The Bataan Death March experiences told by Edgar McIlvain himself a few days after the surrender on April 9, 1942:
We started at Clark Field and the destination was San Fernando in the Philippines. This was a distance of 187 kilometers (1 kilometer is 5/8 mile) which took those who survived eight days to complete. Friday before the death march, I came down with malaria and had walked with it through the whole ordeal. The only medication I received was carried by the Army medics on the march. The march was done day and night. The temperature reached 120 degrees during the day and in the evening it would only get down to between 90 to 95 degrees. Many marchers went crazy because of thirst. If someone ran to a nearby sugarcane field to sip the sugarcane sprout he was bayonetted or shot. Many American lives were lost for just wanting a sip of water.
When we hit camp beatings were a daily occurrence. We called them reform bats or vitamin sticks. We were put in 10 men work teams and worked 10 hour days, seven days a week. We never had a day off. It seemed to us as if the Japanese were hoping that we would all just give up and die. As for escape, one could say that the chances of escape were plenty. Given many examples of the escape rule and consequences the Japanese only had one rule, if one escapes, the other nine in his work group had to go outside of the camp as a group and dig their own graves. Then they would be executed. This was a sight that would be witnessed by the entire camp. It left one to give escape a long thought. It also led everyone in a group to keep a close eye on his mates.
This home was built by the Dunkirk community for Edgar McIlvain, at left.
From San Fernando, I was shipped to Cabanatuan, and from there to the prison camp at Camp O'Donnell near Cabanatuan. Records shown that 2,641 Americans died on this march. At Camp O'Donnell another 1,806 Americans died. Being somewhat skilled from my CCC experience I was then in September shipped to Manila. Then we were put on a boat and sailed to Japan proper. When I reached my destination I found my weight had gone from 187 pounds at Clark Field to 83 pounds.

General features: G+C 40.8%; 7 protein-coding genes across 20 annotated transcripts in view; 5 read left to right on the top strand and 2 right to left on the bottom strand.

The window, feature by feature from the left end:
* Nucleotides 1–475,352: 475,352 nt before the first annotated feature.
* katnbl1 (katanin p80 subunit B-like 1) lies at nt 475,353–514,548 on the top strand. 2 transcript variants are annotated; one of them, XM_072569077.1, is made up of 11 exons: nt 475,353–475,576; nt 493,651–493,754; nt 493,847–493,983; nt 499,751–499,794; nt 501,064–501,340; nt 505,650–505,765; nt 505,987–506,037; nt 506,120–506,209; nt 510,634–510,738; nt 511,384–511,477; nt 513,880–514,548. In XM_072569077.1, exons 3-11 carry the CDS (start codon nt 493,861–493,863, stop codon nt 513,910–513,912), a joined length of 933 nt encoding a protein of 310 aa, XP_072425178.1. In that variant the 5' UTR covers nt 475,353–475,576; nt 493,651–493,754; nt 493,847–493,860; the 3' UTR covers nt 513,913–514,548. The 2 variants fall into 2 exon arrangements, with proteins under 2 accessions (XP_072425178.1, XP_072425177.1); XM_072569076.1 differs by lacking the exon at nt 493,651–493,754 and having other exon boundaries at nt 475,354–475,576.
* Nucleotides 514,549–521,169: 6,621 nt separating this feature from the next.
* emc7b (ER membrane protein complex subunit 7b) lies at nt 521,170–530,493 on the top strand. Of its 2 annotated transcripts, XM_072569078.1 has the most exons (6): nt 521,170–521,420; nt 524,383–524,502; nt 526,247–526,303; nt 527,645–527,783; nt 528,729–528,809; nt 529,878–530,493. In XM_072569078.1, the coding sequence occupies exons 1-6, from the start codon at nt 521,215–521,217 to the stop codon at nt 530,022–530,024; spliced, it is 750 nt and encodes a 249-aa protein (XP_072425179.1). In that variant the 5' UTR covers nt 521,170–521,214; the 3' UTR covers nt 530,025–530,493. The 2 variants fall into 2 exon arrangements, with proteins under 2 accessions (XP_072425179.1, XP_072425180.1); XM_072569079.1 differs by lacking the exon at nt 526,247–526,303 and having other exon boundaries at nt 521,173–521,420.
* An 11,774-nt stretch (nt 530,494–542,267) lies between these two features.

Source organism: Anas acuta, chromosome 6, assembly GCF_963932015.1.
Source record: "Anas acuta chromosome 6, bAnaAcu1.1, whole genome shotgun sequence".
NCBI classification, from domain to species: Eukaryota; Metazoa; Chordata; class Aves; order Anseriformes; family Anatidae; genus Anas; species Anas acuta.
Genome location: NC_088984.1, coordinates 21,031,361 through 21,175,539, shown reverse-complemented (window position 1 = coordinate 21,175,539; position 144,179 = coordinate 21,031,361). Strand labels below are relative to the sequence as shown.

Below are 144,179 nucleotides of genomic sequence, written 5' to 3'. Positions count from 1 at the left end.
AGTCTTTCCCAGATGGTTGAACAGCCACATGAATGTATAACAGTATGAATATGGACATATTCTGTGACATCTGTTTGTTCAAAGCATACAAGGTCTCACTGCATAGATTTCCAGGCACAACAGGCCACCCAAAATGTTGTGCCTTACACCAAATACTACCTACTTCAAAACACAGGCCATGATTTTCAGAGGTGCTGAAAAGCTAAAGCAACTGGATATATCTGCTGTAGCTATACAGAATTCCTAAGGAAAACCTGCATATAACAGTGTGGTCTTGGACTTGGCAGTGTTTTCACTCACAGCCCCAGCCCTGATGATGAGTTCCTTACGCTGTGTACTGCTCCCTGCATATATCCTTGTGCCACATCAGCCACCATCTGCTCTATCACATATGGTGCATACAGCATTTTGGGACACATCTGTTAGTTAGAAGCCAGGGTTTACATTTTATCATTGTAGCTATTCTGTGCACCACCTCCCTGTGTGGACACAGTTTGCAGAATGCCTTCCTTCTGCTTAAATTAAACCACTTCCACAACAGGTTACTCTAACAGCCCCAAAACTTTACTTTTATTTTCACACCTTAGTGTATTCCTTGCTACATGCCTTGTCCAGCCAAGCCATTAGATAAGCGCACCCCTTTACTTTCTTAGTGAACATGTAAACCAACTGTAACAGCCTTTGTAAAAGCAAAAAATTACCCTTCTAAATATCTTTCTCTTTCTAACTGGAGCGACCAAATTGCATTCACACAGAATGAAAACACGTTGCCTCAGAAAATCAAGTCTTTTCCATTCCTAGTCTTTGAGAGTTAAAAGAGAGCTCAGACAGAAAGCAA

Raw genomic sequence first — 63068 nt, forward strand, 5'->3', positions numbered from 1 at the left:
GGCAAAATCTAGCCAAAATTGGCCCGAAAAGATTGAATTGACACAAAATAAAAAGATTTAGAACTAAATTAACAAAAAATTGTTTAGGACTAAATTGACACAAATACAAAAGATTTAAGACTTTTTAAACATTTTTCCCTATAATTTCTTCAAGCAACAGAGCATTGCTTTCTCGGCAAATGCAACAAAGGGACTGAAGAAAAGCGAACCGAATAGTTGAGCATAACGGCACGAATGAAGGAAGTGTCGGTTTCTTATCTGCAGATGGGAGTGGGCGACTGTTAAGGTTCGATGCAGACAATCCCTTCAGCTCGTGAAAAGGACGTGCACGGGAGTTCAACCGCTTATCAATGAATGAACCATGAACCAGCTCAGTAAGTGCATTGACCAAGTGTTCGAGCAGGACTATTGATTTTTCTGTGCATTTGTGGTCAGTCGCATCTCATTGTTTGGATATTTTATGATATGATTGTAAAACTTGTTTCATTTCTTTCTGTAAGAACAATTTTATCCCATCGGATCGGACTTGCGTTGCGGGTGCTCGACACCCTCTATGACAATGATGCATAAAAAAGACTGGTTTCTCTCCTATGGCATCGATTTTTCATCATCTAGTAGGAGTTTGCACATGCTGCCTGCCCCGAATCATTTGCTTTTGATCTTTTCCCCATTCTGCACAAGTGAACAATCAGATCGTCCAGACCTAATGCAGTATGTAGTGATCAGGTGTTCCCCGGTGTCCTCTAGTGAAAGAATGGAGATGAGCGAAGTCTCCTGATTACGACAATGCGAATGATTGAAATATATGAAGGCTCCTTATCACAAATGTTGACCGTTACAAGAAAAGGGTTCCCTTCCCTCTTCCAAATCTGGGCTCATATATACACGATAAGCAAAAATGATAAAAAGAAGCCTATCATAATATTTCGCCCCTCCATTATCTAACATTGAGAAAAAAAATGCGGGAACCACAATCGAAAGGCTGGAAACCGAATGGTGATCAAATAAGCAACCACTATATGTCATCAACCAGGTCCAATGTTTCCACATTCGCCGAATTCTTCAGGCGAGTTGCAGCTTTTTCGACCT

I was allowed to receive medical help at the makeshift aid station and upon feeling better I was sent to a Japanese prison camp named Oaska No. 1, in Hirohti, a few miles from Oaska. This camp provided labor to work the Japanese war steel plant mills. While working in the steel mills I first noticed my sight was leaving me. It was because of malnutrition and lack of vitamins. At the steel mills the food improved. We were rationed 520 grams of food each day which was about three-quarter of a pound of food.
We did get a little revenge while working the steel mills. In our group of prisoners we had a member who knew a lot about metals and making molds and castings. We put crushed tea leaves we had saved from our daily rations in the product. The Japanese never could understand why the problems existed and never blamed us for this on-going problem. On Thanksgiving Day, 1945 we heard the first wave of bombing of Japan's mainland. Then the day in August when the atomic bomb was dropped was a day we in the mills will never forget. The guards were occupied with protecting Japan's mainland. We were basically left unattended with only a handful of scared Japanese guards. We were still in camp but now had a light at the end of the tunnel.
On Sept. 9, 1945 our camp was liberated. I had contracted diseases including scurvy, pellagra, beriberi, malaria and dysentery as a POW. while in Japan.